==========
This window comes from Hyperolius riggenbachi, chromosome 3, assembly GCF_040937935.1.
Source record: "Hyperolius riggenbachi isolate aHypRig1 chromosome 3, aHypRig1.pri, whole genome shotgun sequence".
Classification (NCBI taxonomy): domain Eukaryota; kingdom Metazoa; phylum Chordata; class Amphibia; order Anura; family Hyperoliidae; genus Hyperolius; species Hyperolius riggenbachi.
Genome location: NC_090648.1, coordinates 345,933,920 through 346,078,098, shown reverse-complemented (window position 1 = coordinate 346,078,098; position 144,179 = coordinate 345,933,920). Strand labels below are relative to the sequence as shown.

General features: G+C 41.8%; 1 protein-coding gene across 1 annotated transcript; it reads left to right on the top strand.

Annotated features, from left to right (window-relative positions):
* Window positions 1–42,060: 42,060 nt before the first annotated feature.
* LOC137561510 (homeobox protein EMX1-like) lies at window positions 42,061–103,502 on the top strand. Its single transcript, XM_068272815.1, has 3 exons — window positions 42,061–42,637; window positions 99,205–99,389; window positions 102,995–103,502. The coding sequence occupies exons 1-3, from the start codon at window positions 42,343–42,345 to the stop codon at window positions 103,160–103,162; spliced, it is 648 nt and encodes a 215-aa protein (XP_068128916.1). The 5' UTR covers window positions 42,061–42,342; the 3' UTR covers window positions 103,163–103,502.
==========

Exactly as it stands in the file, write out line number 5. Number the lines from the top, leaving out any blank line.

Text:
General features: G+C 41.8%; 1 protein-coding gene across 1 annotated transcript; it reads left to right on the top strand.